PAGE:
“O COME let us adore him.” This is what we sing at Christmas and in our hearts throughout the year as we adore the one who: “came not to be served but to serve”. (Mark 10:45)
As an aunty of nine nephews and nieces spending time with them in the Christmas season helped me receive the joy of the Christ Child.
At an Advent retreat I was invited to contemplate being in the stable and listen to what gift God wanted to give me.
The word “joy” came up time and again when imagining myself alongside Mary and Joseph adoring the new-born Child.
When entering this spiritual exercise there is the potential to focus on what Mary and Joseph did not have – a palace or even their own home, midwife, hot running water, painkillers.
This reality is superseded when focusing on the joy the Child brings.
The story of the nativity is rightly told through Mary’s perspective in Luke and Joseph’s perspective in Matthew’s gospel. The story of the adoring shepherds and wise men travelling from the east is generally a side aspect of the nativity story.
Unlike the wise men I travelled south, not east, from Brisbane to Melbourne. Other adoring aunties and uncles, came from North Queensland, Perth, Alice Springs, Katherine and around Victoria. The gathering was especially blessed with three new babies born into the clan in 2016 – each holding a special, some would say miraculous, story – one adoption, one who had a traumatic birth, and another called Grace.
There are few greater joys than holding a small, cuddly baby, so pure, so innocent, and so trusting – at that moment their life is in your arms. This trust is a gift.
It was also possible to see God’s gifts in the growing giftedness of the other six nephews and nieces. Gifts of the intellect were apparent when listening to seven-year-old Dominic’s grasp of the periodic table – it put me to shame.
I was also touched at the gift of service four-year-old Madeline demonstrated welcoming me to her house and offering a cup of cold water, explaining it needs to be in a plastic cup because she can’t use glass yet – her brother, three years older, also served water carefully in a glass.
The adoring shepherds would have observed the sacrifice Mary and Joseph were making caring for this Child.
As an aunty I am well aware I did not go through the pains of childbirth, nor do I get up for night feeds. Yet as aunties and uncles we still have the capacity to be active adorers.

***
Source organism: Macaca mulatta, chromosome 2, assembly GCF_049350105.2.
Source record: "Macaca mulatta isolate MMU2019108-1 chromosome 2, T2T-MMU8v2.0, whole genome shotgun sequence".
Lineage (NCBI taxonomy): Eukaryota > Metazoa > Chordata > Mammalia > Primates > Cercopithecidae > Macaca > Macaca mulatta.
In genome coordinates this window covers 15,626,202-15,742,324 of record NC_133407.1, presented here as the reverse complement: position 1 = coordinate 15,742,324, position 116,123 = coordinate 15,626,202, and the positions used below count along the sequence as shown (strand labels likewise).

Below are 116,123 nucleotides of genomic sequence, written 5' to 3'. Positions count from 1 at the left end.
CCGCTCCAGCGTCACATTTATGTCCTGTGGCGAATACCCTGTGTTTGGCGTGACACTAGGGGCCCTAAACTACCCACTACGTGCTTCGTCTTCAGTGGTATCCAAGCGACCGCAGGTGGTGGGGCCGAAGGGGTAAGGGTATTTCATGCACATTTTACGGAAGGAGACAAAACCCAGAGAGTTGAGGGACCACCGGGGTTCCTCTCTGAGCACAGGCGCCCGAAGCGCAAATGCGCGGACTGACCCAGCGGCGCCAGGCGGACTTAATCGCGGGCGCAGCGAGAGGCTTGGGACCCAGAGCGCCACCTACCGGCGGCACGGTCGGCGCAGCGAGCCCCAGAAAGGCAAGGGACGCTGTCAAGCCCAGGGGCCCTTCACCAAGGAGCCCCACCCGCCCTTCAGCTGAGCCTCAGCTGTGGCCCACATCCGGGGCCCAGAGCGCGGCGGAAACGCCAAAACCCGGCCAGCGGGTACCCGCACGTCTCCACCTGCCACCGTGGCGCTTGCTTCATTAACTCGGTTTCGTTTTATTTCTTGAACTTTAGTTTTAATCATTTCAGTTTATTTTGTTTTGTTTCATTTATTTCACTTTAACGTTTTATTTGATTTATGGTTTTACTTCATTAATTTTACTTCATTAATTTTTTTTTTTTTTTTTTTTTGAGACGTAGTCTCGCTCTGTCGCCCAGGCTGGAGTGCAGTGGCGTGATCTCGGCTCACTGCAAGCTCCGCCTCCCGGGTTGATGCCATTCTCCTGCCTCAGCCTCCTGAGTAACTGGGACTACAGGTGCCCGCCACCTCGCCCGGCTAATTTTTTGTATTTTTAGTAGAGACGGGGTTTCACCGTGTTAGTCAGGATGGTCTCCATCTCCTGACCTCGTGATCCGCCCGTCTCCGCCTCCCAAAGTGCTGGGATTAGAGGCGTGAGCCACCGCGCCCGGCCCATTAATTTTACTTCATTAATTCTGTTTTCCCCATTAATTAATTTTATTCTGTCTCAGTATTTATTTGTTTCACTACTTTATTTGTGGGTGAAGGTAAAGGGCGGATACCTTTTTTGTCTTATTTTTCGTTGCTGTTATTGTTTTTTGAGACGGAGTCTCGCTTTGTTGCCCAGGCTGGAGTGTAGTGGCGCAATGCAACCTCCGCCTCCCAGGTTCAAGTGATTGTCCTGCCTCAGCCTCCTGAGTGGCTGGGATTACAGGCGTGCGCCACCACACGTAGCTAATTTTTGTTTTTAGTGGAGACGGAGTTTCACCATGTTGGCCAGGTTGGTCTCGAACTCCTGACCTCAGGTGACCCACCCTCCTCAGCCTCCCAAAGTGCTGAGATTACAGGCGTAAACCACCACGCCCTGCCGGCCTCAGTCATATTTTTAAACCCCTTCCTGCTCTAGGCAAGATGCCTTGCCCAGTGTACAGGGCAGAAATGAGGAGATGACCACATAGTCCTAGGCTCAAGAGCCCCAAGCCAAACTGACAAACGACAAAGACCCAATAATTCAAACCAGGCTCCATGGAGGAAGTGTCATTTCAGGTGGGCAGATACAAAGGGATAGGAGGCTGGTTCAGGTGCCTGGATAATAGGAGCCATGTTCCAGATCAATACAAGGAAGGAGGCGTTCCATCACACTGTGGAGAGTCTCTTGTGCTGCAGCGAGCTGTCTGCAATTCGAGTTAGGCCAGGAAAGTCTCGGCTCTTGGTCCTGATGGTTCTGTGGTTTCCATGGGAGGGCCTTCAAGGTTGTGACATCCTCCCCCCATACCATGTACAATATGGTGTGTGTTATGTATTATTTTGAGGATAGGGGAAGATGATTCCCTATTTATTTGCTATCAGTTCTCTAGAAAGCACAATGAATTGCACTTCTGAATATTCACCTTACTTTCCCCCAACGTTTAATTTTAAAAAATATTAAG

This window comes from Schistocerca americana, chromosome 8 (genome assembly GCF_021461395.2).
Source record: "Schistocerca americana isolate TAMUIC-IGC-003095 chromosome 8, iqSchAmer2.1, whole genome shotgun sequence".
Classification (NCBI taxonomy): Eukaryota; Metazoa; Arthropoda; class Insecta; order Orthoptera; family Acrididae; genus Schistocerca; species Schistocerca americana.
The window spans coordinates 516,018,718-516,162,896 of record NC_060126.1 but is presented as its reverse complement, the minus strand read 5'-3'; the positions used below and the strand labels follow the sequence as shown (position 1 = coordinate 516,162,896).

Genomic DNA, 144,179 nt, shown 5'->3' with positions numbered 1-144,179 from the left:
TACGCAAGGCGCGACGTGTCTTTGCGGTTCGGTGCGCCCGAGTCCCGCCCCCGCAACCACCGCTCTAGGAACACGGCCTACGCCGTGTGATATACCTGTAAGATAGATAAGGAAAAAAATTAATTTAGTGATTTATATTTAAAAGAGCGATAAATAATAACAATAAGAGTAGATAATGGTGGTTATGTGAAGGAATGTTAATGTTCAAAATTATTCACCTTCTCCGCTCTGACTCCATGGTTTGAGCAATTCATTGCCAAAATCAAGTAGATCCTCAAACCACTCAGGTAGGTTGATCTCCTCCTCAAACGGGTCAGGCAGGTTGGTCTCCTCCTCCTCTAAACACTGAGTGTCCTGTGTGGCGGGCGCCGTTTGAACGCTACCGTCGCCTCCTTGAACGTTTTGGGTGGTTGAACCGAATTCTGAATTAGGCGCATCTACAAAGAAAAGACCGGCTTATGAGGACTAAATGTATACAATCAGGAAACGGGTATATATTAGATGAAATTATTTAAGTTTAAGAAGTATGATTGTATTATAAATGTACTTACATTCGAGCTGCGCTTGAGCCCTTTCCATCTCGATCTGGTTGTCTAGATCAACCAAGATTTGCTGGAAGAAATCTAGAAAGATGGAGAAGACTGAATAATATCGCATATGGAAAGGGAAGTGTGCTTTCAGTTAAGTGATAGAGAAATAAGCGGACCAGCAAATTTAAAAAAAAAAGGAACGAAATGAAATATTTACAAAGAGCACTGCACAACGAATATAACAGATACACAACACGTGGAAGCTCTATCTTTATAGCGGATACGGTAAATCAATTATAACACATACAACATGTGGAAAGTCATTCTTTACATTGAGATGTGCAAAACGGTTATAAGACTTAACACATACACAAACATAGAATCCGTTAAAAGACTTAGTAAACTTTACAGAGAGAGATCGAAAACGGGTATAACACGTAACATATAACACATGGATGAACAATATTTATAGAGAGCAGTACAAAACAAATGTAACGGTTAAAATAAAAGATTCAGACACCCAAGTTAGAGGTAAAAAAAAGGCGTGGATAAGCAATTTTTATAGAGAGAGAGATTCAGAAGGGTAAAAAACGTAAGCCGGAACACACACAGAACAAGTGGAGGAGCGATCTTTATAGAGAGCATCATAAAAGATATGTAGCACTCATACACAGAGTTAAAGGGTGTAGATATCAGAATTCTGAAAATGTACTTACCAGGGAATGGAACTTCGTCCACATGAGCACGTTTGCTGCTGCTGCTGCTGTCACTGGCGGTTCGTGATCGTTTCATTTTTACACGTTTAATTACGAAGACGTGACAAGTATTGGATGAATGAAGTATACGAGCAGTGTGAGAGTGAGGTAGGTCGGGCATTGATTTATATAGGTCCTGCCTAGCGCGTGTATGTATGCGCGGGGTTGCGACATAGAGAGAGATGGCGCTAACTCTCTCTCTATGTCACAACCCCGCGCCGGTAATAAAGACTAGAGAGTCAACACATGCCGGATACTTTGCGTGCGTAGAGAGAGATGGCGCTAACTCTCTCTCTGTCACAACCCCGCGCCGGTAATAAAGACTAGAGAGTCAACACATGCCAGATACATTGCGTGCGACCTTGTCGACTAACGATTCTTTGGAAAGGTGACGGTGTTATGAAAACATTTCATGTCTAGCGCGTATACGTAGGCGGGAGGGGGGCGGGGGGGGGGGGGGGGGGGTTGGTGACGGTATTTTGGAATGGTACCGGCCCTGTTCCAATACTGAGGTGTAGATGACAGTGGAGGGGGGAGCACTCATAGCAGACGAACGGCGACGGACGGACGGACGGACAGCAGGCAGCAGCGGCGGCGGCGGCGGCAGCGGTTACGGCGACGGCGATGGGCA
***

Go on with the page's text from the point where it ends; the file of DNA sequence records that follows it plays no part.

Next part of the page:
In one instance my brother, Uncle Paddy, had four-year-old Raffael dressed, fed, a swim in the pool, jump on the trampoline, and completed a few jigsaw puzzles all before 9am.
Not having the day-to-day responsibilities of child-rearing, it is a little easier for besotted aunts to make light of mishaps such as a two-year-old accidently letting out the contents of their bladder onto auntie’s lap.
One unexpected joy was discovering two-month-old Grace’s lung capacity. This little girl was lettting us know she was in danger.
If not for her scream she would have fallen.
There was other collegiate happy screaming too when nephews and nieces learned their West Australian cousin Jazzy was joining them; similarly, there were screams for Nan and Pa as well as chippies.
Like the wise men, aunties and uncles bring presents. However, most of the time amusement of these gifts lasts five minutes and then they’re on to the next thing. The only eternal thing you can give is love. Christ gives love freely so too do children. Seeing little people’s faces, on a swing in a state of bliss as the say they tell you they’re “touching the sky”, is priceless. Children’s smiles convey a message of love and acceptance – they are not weighed down by the world’s prejudices, which aunties, uncles, and even parents may carry.
We are accepted just as we are, regardless of money or historical family grievances. In this way a child’s loving smile is like the smile of Jesus in the manger spreading joy to the shepherds, wise men, and me.